I’ve been appalled at the lack of truly listening to others or trying to understand where they are coming from on social media. I do think a lot of that comes from pride.

    We all surely need to do a better job at listening. Thanks for the reminder.

    Liked by 1 person

    • I think a lot of us (especially women) are so task-oriented. w do lose sight of what is really important. We will work on being better listeners together! ๐Ÿ™‚

      Liked by 1 person

  22. Laurie, I suspect most of us spend our entire lifetimes learning how to really listen. I’ve worked at being an intentional listener with my husband and my sons, but in all honesty, I sometimes find it hard to set aside what I’m working on to give them my undivided attention. But, as you’ve shared, listeningโ€”really listeningโ€”is one of the best gifts we can offer to another person. I’ll join you in being more intentional in listening to those in my life.

    Liked by 1 person

  23. It sure is difficult not to be distracted these days Laurie. We are assailed by social media, all screaming for us to pay attention to just one more news story or one more audio byte. I want to be paying attention less to those stories, yet have a need to know and I find myself sucked in more and more are dismayed and distracted by what I hear. Since I live alone, work from home and have no family members around, I really have no one telling me I’m not paying attention to them. Walking clears my head, as running does for you – have we got too much in our RAM memory and need to get some memory sticks or just accumulate less info, (good, bad or otherwise) in our respective noggins?

    Liked by 1 person

    • That is so true, Linda. And social media knows how to get and keep out attention. They know all the tricks and use them against us. We are programmed to become addicted to Twitter, Facebook, etc. I never thought about running/walking cleaning my RAM memory, but you are right. That’s exactly what it does.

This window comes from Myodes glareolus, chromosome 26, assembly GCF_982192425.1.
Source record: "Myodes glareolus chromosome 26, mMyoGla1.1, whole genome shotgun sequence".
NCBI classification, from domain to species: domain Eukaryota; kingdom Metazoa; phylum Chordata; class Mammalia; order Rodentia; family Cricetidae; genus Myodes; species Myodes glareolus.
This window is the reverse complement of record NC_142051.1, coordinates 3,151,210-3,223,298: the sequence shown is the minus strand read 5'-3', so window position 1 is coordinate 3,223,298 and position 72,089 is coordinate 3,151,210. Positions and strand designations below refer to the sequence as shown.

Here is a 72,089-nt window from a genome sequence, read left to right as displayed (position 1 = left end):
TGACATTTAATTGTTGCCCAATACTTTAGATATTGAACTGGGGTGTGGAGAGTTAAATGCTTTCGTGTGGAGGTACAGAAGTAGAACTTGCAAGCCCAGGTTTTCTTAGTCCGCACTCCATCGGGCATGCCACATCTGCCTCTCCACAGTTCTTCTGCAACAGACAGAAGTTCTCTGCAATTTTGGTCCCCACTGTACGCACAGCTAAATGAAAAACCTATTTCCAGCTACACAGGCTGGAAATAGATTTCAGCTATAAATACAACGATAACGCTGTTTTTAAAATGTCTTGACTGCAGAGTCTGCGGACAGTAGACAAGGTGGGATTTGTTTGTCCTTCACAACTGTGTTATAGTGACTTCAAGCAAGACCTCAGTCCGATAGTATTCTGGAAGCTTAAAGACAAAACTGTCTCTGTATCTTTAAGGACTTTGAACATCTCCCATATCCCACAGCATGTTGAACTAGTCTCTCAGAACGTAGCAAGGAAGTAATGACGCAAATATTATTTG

Like

  24. Guilty! I have a tendency to zone out when the conversation drags on. I realize too that I have a habit of interrupting a conversion to say my piece before I forget what I have to say!

    Great post as always, Laurie.

    Liked by 1 person

  25. Have you been eavesdropping in our house? My husband says I have my head in my iPhone too much and perhaps he is right. I am more extroverted and need to connect with others! However, in due respect to him, and noticing too I can do better, we each turn to the other when having a conversation and are learning to actively listen. Just to listen. Not to formulate a response. Just be heard.

    Thank you so much for being part of Life This Week by linking up and leaving a comment on my post. It is a great way to share the connection on-line. Next week the optional prompt is 19/51 Special Anniversaries 11.5.2020. I look forward to seeing you there too. Stay safe and well. Denyse.

    Liked by 1 person

    • Ha! I am more extroverted than my husband too. I miss the social connections more than he does, I believe. Good for you for practicing active listening with your husband. I am trying to do the same. Thank you for hosting. See you next week!

      Like

  26. โ€œEveryone should be quick to listen, slow to speak, and slow to become angry.โ€
    This sounds like a therapy goal although I’m not sure what kind of therapy, anger management maybe?
    Well, we all do that, and I try to listen too. Just keep trying I guess. I blame it on MTV, ever since then my ability to focus and digest what people are saying seems to have waned, so I guess I’ve not been listening as I should since the 80s.
    But in defense of all of us who aren’t listening as we should, people are boring and not very good communicators and we as a whole watch way too much TV, especially now. So yeah, just keep plugging away and try to do better.

    Liked by 1 person

  27. The scenario with your husband that you started the post with is very familiar to me. I’ll put my hand up as guilty too! I need to, and do try hard, to consciously listen and be patient to zip my lips and say what I wanna say later!

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  28. Starting today, God willing, I will do better. As usual, Laurie, I am always so blessed by your insight and openness. I can relate to needing to switch gears and I’ve often told my daughter she needs to give me a few moments to do that. To switch to listening, to take my eyes away from the screen, put the phone down, and look at her. But it takes real intentionality, purpose, and effort to then really listen with my full brain. Listening is hard work but it is oh, so worth it. When my loved ones are fully listened to, they feel seen, heard, understood, loved. I feel it, too. And I would love to share that with others. Praying for God to help me be a better listener, the kind of listener He is to us.